Lache

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See also: lache, lachè, lâche, and lâché

German[edit]

Etymology 1[edit]

From Middle High German lache, from Old High German lacha, lahha (swamp, marsh), from Proto-Germanic *lakō (lake, pool). The same word in a Low German form is Lake (brine), from Middle Low German lāke (standing water; brine), which latter seems also to have triggered the lengthened pronunciation of the -a- in Lache. Further cognates include Dutch laak (lake, pond, stream), Old English lacu (lake, pond, stream). More at lake.

Pronunciation[edit]

  • IPA(key): /ˈlaːxə/, [ˈlaːχə]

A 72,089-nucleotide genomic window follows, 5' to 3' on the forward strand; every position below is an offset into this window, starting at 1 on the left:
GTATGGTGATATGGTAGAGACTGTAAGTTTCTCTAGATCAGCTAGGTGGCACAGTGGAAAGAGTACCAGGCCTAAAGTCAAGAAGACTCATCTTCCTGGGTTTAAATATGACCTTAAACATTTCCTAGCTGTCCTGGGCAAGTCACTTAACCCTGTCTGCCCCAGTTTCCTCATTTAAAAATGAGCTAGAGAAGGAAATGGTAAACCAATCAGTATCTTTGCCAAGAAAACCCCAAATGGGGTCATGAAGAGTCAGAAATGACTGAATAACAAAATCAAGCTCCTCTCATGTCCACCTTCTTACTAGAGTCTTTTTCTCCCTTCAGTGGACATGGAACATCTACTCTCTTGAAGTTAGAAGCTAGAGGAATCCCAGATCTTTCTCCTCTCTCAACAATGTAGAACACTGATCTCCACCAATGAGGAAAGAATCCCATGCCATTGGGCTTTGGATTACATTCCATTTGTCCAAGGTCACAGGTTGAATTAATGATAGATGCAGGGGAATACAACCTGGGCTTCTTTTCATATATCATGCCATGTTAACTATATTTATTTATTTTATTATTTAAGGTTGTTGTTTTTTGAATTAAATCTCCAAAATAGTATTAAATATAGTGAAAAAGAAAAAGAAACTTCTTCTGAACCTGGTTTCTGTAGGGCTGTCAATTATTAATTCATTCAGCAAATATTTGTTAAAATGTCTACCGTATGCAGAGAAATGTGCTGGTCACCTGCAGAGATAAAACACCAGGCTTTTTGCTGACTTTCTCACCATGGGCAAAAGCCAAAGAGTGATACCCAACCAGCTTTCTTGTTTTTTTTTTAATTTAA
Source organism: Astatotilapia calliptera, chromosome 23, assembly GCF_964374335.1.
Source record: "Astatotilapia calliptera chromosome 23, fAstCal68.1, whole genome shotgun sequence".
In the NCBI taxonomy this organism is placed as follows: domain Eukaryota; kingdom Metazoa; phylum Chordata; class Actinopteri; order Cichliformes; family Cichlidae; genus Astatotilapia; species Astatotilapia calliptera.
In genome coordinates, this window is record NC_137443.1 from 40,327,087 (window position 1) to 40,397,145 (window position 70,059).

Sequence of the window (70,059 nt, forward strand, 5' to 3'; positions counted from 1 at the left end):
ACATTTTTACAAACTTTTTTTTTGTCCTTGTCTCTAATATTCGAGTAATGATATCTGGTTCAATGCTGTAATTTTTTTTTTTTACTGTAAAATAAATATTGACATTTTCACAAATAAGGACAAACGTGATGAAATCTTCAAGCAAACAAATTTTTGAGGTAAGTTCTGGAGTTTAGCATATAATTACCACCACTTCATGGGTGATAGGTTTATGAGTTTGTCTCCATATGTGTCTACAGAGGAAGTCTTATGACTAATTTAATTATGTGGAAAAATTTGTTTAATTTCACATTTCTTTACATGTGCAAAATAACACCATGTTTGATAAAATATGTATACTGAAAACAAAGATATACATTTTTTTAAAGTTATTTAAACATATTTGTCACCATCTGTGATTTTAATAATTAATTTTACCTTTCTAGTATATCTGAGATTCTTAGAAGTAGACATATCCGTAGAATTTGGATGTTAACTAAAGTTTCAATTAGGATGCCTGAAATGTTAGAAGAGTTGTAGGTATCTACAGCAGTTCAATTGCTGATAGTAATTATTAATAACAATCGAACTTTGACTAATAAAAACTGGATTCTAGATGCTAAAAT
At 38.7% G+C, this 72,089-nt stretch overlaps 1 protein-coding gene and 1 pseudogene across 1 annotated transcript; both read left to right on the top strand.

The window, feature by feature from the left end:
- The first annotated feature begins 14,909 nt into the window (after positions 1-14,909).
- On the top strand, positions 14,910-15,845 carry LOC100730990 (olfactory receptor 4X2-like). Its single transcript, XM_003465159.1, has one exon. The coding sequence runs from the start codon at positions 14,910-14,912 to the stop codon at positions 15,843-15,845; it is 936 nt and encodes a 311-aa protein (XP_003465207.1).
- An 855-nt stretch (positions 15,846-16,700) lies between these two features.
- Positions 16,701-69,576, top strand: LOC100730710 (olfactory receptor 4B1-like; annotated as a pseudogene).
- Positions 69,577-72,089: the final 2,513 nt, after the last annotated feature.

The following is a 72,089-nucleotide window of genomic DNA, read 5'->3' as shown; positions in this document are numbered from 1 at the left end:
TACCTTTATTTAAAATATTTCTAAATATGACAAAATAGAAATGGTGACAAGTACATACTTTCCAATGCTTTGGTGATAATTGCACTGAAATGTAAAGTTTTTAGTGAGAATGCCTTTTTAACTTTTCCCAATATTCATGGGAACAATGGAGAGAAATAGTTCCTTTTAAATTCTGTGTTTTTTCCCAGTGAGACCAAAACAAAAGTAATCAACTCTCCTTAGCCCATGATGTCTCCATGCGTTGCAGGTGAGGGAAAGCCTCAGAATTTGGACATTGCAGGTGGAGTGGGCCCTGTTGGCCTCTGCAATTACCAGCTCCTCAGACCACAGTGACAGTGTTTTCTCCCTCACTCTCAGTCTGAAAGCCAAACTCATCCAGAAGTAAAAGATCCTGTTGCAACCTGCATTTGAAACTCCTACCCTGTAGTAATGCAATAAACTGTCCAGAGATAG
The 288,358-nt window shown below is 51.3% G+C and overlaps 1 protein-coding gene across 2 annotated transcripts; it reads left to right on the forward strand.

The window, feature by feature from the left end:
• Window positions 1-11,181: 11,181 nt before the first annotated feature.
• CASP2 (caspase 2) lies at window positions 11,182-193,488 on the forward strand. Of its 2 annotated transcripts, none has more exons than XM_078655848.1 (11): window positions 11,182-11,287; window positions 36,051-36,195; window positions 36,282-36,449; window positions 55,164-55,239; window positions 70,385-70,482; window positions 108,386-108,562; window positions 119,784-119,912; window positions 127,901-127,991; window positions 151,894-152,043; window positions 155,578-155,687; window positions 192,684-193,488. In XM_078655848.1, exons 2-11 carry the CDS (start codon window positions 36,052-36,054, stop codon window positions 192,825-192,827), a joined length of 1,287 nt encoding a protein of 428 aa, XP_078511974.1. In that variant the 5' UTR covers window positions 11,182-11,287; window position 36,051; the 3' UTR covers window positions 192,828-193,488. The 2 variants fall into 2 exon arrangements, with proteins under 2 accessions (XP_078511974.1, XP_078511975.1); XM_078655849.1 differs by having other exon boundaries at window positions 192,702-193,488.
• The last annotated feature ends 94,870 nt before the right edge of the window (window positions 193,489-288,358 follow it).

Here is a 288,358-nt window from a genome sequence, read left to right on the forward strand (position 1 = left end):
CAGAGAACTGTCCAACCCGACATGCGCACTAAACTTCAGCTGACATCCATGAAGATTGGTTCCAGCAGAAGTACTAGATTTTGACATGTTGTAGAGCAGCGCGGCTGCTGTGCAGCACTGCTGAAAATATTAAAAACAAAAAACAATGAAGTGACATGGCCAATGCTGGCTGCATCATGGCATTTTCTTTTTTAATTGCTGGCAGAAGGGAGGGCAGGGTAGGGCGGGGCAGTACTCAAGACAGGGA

• Hyphenation: La‧che
  • Rhymes: -aːχə

Noun[edit]

Lache f (genitive Lache, plural Lachen)

  1. puddle
  2. pool
Usage notes[edit]
  • Lache is usually said of a puddle that has come about through leaking or dripping, while one stemming from rain is called Pfütze.
Derived terms[edit]

Etymology 2[edit]

From Middle High German lache, from lachen (to laugh).

Pronunciation[edit]

  • IPA(key): /ˈlaxə/, [ˈlaχə]
  • Hyphenation: La‧che
  • Rhymes: -aχə

Noun[edit]

Lache f (genitive Lache, plural Lachen)

  1. a loud laughter
  2. a person's particular way of laughing; one's laugh

Declension[edit]